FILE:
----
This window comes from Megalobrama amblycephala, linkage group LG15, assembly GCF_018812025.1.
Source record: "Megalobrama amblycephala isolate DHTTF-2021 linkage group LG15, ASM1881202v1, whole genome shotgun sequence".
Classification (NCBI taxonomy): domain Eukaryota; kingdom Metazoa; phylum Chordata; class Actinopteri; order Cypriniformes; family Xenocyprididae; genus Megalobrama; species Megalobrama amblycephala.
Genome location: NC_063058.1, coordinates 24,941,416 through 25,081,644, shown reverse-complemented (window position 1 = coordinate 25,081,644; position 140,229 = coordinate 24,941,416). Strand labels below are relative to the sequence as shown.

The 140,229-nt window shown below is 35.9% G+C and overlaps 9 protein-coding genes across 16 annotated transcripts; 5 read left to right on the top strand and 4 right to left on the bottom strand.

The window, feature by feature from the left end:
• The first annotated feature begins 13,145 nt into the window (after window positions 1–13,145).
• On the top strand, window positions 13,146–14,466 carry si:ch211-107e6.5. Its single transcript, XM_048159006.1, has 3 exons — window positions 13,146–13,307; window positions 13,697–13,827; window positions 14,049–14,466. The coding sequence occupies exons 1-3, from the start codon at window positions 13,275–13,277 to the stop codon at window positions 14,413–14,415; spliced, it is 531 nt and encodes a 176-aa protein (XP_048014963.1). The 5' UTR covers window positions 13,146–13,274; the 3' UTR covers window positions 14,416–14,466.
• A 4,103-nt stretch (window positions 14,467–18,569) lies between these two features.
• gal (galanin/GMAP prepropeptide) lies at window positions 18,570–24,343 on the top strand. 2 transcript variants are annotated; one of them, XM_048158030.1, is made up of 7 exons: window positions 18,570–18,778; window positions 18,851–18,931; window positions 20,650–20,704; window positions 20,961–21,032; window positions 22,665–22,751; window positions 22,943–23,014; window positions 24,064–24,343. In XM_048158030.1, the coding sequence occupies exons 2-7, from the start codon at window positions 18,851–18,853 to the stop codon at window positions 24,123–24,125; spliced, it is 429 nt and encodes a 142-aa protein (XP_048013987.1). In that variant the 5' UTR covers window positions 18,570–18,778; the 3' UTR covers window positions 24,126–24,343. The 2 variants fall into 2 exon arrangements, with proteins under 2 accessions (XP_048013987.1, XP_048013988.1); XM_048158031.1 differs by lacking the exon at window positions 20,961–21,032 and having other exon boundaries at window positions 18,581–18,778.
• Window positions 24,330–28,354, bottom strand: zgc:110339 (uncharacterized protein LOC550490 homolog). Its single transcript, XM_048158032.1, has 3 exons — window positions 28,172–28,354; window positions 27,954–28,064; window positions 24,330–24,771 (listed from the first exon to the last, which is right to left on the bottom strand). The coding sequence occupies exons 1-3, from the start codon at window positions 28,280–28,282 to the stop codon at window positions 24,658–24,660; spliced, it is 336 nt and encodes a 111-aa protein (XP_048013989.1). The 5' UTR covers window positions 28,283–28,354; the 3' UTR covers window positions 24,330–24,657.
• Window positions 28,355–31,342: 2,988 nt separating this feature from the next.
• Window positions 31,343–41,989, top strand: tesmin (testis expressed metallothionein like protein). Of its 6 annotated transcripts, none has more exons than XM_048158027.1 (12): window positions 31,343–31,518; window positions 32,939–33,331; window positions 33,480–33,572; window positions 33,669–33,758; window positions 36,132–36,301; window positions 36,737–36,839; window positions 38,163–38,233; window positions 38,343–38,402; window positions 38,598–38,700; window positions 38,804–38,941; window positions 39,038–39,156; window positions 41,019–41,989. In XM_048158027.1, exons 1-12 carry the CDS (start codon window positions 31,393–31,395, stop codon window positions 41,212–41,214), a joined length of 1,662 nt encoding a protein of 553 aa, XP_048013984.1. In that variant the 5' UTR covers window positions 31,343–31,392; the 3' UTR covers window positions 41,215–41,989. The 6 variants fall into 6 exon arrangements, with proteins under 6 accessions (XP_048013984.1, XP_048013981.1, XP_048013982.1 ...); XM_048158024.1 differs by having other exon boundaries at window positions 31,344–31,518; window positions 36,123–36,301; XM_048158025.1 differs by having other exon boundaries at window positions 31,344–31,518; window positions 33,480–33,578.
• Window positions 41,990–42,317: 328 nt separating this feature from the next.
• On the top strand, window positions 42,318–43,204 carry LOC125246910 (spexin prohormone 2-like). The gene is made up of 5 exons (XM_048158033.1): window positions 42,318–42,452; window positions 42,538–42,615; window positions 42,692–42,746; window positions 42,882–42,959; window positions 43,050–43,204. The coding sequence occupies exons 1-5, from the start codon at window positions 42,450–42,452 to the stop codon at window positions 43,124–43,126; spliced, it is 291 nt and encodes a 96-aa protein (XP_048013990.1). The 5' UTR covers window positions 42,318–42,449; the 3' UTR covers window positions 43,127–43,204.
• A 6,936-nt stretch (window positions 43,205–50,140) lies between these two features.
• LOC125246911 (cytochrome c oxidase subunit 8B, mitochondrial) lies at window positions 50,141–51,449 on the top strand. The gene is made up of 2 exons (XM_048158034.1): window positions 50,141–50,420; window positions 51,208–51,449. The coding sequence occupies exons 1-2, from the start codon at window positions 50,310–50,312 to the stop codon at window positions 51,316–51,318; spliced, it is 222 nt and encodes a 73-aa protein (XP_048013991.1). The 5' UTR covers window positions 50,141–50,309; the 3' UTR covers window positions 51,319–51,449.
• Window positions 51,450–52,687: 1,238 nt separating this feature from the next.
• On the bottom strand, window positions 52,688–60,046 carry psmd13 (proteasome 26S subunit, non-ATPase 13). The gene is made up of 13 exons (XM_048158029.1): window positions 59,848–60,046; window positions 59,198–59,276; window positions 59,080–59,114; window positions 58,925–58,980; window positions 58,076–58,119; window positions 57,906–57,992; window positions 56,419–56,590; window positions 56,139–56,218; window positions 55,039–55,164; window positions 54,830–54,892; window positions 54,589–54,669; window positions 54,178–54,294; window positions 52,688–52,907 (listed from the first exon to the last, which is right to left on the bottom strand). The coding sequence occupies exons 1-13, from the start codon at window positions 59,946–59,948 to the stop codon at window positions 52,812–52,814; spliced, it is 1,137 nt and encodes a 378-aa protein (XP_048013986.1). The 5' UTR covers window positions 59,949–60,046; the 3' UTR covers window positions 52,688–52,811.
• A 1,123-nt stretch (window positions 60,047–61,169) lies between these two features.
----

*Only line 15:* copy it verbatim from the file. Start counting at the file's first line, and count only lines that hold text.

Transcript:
• On the top strand, window positions 42,318–43,204 carry LOC125246910 (spexin prohormone 2-like). The gene is made up of 5 exons (XM_048158033.1): window positions 42,318–42,452; window positions 42,538–42,615; window positions 42,692–42,746; window positions 42,882–42,959; window positions 43,050–43,204. The coding sequence occupies exons 1-5, from the start codon at window positions 42,450–42,452 to the stop codon at window positions 43,124–43,126; spliced, it is 291 nt and encodes a 96-aa protein (XP_048013990.1). The 5' UTR covers window positions 42,318–42,449; the 3' UTR covers window positions 43,127–43,204.